There is more change to come for the food sector

Posted: 24 August 2020 | | 1 comment

In a reflective piece, Gideon Ashworth looks back at the change industry has had to endure and urges professionals to remain focused on the fundamentals of safe, quality and compliant food whilst keeping an eye on the change to come…

Talking crop

I don’t know about you, but I cannot remember an era (during my lifetime that is) that has been so disruptive (and therefore intriguing) as now. Although I might not be long enough in the tooth to have experienced a world war, I suspect that our generation will be recounting COVID-19 tales for decades to come. 

While some individuals, companies and industries are thriving through the pandemic, others are not so fortunate, and I offer my sympathies to those of you who have lost loved ones or colleagues to COVID. We are experiencing a period of significant change, from lifestyle perspectives, career learnings and business opportunities. Perhaps most important, is the change our food industry is witnessing, with technical endeavours and a vast of regulatory developments coming to the fore.

Some years ago, on the return leg of another work trip to Latin America, I stayed with an old friend – a wine importer into the USA. As we chatted and wandered around the streets of New York, he uttered the words “the only constant is change”. Today that phrase seems rather pertinent.

As we edge closer to a post-Brexit reality and begin to forge new trading relationships, we must adapt to potential new regulatory requirements. Although these regulations will need to find a common ground (or ‘equivalency’) on multiple levels in order to move towards a viable and as-seamless-as-possible transition, it is apparent that challenges will arise. For example, the recent discussions over a trade agreement with the USA has highlighted the UK consumer’s concerns over chlorine washed chicken, hormones in cattle, and pesticide usage/ Maximum Residue Limits (MRL’s) in crops. There are numerous drivers behind trade deals with global economies, and it is a certainty that they will happen in various guises. There will be change.

If our global food supply bases are affected by one or more likely variables; incomplete trade agreements, currency instability, geopolitical insecurity, war, climate change, an ongoing (or resurging) pandemic, we may be in for some serious and significant supply shortages. This scenario will ultimately require some level of Government intervention. Recognition and understanding of the multiple global regulatory guidelines will be valuable skill sets to support our purchasing and sales colleagues within our individual companies, and to support the flexibility of trade on national level.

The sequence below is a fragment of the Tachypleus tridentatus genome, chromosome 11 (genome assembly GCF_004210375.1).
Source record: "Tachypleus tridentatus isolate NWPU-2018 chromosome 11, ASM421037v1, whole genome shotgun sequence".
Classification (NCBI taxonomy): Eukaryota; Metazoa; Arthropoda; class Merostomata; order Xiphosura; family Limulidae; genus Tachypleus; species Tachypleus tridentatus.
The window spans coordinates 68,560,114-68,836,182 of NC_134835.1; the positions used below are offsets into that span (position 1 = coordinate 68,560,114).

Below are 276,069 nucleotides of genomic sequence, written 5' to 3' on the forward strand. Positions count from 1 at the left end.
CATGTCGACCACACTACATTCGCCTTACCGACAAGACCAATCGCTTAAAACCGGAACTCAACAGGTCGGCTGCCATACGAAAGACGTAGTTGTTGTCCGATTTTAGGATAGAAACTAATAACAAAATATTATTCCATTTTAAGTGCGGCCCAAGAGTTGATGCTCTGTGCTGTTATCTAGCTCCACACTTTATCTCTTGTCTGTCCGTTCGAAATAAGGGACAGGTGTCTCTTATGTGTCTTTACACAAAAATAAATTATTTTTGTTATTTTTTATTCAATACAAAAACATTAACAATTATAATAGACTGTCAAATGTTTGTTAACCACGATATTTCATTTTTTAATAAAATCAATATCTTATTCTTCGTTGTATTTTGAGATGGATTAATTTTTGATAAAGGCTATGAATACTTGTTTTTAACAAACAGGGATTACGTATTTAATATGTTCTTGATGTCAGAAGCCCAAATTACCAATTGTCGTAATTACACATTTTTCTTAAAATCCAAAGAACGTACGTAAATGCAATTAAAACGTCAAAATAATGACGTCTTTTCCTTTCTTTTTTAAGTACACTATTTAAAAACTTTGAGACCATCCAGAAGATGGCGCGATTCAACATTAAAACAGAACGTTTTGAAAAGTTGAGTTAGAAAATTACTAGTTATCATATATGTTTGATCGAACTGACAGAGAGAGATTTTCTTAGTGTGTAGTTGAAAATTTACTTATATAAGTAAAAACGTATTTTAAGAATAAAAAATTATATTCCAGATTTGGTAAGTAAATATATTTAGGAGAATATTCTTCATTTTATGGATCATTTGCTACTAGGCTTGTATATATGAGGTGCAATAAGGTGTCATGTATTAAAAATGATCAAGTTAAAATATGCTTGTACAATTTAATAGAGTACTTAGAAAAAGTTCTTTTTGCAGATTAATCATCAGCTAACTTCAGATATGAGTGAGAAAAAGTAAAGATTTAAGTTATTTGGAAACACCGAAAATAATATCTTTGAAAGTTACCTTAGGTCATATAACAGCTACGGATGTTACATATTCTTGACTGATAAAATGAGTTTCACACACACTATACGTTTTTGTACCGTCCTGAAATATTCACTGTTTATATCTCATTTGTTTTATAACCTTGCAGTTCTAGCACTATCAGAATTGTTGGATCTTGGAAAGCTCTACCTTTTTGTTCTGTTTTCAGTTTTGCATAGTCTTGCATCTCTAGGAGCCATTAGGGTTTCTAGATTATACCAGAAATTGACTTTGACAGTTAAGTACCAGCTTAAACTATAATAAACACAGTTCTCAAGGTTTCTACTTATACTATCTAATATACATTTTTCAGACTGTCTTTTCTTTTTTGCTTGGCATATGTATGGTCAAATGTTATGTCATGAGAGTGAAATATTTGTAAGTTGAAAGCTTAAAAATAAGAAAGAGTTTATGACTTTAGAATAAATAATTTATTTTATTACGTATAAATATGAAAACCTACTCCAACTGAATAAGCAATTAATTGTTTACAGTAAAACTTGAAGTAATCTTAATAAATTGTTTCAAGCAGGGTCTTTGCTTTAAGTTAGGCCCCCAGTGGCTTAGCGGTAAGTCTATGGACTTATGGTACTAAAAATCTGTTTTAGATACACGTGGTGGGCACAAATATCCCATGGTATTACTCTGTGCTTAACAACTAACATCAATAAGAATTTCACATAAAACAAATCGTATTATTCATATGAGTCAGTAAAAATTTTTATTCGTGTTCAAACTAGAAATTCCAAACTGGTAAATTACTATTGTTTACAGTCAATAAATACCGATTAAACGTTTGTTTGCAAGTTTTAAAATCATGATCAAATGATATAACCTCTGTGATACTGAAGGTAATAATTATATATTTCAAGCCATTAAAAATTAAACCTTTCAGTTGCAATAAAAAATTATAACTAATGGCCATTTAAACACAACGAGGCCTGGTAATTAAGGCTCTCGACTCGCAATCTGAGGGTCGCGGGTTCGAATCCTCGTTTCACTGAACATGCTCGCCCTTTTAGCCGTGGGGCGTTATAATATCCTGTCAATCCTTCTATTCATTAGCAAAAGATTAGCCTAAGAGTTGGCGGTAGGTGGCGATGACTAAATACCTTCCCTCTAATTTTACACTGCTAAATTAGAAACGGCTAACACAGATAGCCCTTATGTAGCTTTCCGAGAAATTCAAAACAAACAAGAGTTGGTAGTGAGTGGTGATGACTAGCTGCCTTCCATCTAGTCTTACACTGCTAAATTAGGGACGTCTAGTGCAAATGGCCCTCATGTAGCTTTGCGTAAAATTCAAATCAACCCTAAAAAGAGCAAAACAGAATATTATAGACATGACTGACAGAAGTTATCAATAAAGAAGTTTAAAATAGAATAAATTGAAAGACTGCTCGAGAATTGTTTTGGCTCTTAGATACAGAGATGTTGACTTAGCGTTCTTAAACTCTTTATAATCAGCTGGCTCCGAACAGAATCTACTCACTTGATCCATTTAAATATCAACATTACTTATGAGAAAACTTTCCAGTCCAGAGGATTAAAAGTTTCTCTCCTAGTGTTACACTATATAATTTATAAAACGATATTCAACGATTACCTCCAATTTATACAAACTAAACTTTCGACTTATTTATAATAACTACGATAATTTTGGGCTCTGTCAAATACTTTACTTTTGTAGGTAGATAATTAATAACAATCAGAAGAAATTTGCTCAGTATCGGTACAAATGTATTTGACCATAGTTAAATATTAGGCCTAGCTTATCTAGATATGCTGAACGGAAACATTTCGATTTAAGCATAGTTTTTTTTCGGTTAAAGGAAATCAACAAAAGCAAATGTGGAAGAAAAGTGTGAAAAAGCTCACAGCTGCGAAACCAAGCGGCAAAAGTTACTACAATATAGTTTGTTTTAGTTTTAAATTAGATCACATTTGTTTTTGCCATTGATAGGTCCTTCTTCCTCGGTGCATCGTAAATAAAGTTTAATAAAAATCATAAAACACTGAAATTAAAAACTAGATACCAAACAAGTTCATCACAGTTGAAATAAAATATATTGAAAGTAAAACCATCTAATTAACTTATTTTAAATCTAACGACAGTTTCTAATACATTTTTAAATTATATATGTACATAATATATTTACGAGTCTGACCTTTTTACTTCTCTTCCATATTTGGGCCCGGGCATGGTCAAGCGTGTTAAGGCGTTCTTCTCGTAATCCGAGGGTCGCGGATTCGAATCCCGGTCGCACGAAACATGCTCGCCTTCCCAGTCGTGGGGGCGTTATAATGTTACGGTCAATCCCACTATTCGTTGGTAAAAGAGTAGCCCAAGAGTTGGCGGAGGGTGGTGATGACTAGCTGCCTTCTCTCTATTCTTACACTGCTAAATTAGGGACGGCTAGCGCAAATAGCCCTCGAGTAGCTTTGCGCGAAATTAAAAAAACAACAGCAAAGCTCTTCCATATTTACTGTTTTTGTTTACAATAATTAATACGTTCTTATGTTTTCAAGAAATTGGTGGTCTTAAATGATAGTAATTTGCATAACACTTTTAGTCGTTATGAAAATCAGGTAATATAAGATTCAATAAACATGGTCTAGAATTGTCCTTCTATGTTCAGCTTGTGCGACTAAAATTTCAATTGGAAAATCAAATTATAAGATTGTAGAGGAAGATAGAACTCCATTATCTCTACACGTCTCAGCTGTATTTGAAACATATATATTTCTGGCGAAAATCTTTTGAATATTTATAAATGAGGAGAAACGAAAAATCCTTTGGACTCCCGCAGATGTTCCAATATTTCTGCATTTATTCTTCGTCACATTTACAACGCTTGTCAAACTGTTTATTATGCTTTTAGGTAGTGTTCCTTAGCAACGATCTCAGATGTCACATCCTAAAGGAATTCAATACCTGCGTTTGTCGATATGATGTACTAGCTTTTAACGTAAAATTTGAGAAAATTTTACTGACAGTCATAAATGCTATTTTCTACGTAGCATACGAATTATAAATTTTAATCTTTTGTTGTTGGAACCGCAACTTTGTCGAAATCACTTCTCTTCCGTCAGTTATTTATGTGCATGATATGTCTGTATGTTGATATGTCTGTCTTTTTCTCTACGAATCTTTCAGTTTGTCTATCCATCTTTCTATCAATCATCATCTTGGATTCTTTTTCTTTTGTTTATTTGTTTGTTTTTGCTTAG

The UK’s Agriculture Bill has been in development for the past few years with an ethos to underpin the future security of our farmers, our countryside and our national food security; for which the bill aims to ensure a regular five-yearly review. From my perspective, the appointment of a Minister for Food Security is a welcome addition for the UK, although it does highlight that we are an island nation with an ever-increasing ratio of imports over domestically produced foods.

Whilst the increased imports might be an indication of diversifying culinary tastes and an increasing affluence within our consumer base, we need to strike the balance of supporting our farmers while enjoying the opportunities and privilege of choice. Furthermore, food security is not only a national concern; food insecurity is an increasing reality for many families within the UK. As the economic anxiety fallout of the COVID-19 pandemic spreads, there are likely to be more families relying on or supplementing their weekly food shops with foodbanks and other means of support.

At the start of this year, few of us would have imagined the scale of change we have had to adapt to over the last few months. I acknowledge the food industry’s ability to cope throughout this period, but I predict further adjustment is on the horizon. Although some find change a daunting prospect, a stepping into the unknown, there are opportunities to be seized. There are potential opportunities to create better systems, whether that is on a micro scale within our own farms and production facilities, or on a global scale – can we find a utopia global agri-food chain model that satisfies national food security requirements balanced with regulatory equivalency?

In my first Talking Crop, I speculated on an increased risk of hazards in foods as a direct result of COVID-19. Whether food safety or quality, or one of those being the driver behind compromised authenticity leading to a spike in cases of food fraud. We, as food technical professionals, should remain focussed on the fundamentals of safe, quality, compliant food for our companies and consumers, whilst keeping half an eye on the changing world around us. Afterall, change would be happening despite politics and pandemic – just maybe not with such ferocity.

If you have been pondering the scale of change, as I have, and what lies ahead, I repeat those words that my friend spoke to me all those years ago: “The only constant is change”.

One response to “There is more change to come for the food sector”

  1. Changes are happening and food services and industries more likely to come up with new technology to avoid direct human contact. And inclining more towards automation.

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